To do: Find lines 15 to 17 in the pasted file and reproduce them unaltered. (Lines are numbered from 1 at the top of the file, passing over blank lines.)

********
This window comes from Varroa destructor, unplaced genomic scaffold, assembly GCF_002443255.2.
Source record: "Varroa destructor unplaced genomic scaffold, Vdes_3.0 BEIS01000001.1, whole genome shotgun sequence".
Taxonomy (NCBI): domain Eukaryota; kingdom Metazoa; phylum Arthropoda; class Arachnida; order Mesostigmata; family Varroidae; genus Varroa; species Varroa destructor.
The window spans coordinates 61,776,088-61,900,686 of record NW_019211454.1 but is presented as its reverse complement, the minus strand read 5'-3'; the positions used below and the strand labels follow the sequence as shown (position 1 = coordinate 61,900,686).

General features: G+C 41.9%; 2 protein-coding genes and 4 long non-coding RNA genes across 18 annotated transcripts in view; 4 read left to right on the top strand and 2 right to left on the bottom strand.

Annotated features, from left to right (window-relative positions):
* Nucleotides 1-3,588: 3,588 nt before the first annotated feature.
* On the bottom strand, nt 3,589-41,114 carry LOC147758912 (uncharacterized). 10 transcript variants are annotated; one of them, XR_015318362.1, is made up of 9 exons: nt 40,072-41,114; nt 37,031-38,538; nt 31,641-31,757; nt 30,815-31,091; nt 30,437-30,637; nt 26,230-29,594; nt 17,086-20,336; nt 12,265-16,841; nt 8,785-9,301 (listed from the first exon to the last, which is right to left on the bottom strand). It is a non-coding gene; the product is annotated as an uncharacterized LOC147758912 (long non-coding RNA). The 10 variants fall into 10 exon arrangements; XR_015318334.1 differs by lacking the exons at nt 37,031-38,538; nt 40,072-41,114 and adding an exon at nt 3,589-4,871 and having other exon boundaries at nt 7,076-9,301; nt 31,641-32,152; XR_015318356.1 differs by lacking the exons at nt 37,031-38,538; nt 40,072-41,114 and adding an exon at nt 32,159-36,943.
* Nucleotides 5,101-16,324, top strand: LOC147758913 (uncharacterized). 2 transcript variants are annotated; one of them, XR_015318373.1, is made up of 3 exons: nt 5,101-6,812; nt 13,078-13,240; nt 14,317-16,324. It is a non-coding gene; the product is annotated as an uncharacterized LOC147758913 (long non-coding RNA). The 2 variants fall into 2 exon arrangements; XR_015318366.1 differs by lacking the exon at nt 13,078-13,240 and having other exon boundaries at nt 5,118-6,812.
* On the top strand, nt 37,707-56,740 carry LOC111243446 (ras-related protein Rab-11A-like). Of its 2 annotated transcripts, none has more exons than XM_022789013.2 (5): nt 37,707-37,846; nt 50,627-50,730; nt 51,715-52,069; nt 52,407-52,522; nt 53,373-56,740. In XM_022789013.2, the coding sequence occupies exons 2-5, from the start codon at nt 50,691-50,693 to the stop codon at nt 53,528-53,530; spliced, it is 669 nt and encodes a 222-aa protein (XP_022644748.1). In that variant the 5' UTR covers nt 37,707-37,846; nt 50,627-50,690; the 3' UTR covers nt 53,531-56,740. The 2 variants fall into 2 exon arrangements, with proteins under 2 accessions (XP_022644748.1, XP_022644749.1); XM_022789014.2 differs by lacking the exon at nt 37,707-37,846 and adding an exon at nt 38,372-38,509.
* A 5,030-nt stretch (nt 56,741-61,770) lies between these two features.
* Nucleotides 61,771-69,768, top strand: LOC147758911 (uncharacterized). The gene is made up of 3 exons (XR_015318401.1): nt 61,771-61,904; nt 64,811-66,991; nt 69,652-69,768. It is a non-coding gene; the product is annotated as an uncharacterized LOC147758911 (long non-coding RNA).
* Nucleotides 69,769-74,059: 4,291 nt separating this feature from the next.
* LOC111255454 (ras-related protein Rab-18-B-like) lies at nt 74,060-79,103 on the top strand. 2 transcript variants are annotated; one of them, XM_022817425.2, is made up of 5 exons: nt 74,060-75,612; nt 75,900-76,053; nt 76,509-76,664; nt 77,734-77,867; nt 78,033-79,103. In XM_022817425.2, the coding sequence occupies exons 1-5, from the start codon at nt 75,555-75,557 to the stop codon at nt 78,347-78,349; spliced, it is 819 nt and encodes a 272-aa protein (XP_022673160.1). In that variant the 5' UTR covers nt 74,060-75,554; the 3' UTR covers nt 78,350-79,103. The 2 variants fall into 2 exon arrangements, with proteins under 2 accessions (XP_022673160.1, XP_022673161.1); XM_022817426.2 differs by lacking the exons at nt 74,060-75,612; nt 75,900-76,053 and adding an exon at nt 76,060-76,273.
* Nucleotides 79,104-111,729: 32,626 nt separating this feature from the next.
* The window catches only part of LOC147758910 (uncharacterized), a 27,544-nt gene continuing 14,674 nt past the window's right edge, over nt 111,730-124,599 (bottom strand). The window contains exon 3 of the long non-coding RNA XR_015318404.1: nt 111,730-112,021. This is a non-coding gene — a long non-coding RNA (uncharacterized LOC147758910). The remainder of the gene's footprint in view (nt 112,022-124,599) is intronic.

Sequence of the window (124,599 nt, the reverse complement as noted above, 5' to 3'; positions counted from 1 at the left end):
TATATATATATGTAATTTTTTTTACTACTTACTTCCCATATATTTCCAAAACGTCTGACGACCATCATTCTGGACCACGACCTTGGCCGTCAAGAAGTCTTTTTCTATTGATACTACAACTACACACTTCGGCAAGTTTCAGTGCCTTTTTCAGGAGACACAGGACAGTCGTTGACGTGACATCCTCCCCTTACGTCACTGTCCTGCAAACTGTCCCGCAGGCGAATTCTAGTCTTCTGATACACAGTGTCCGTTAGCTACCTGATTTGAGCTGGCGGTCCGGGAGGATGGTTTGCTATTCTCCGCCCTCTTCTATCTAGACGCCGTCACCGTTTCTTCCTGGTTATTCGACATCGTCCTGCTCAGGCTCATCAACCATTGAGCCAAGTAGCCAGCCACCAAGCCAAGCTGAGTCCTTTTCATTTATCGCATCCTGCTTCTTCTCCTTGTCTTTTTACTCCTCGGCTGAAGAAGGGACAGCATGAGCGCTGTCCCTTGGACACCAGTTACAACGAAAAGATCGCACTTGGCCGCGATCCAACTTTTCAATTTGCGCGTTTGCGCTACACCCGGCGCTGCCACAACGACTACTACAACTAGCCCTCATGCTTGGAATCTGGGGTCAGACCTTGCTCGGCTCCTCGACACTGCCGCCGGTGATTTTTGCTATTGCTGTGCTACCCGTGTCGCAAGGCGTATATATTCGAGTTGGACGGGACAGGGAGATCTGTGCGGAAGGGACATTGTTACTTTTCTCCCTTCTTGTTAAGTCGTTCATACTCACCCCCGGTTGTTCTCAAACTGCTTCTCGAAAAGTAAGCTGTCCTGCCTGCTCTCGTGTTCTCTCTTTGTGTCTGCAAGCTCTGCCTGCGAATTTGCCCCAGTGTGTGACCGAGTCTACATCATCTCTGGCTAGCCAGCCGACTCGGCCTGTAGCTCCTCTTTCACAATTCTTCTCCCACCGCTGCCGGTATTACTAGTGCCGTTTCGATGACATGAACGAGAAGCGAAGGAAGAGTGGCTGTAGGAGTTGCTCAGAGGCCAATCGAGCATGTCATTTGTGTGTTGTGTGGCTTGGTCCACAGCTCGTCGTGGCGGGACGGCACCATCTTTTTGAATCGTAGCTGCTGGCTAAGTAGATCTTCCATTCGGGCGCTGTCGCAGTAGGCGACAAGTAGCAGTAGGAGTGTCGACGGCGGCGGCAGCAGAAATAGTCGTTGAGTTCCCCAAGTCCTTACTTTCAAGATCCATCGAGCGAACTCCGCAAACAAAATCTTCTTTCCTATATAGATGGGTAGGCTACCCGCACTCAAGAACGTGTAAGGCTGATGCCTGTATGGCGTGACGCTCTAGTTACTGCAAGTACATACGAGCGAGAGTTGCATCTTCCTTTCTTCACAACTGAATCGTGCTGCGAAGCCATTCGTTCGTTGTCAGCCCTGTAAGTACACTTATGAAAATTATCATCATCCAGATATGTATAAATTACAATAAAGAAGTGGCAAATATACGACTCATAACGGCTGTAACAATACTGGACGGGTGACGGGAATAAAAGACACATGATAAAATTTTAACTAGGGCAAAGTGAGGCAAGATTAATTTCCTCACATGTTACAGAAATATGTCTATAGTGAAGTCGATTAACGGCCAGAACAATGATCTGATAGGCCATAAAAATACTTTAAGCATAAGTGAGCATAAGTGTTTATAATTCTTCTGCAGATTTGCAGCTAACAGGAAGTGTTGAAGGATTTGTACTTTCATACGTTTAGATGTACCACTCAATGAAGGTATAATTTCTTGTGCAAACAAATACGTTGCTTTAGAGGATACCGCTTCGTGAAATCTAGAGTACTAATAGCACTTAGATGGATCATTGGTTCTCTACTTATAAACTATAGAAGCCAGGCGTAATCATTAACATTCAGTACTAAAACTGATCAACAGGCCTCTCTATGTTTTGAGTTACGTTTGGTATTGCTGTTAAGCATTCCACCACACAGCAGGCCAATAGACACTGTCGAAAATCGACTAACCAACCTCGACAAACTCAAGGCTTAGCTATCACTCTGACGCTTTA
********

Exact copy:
* Nucleotides 79,104-111,729: 32,626 nt separating this feature from the next.
* The window catches only part of LOC147758910 (uncharacterized), a 27,544-nt gene continuing 14,674 nt past the window's right edge, over nt 111,730-124,599 (bottom strand). The window contains exon 3 of the long non-coding RNA XR_015318404.1: nt 111,730-112,021. This is a non-coding gene — a long non-coding RNA (uncharacterized LOC147758910). The remainder of the gene's footprint in view (nt 112,022-124,599) is intronic.

Sequence of the window (124,599 nt, the reverse complement as noted above, 5' to 3'; positions counted from 1 at the left end):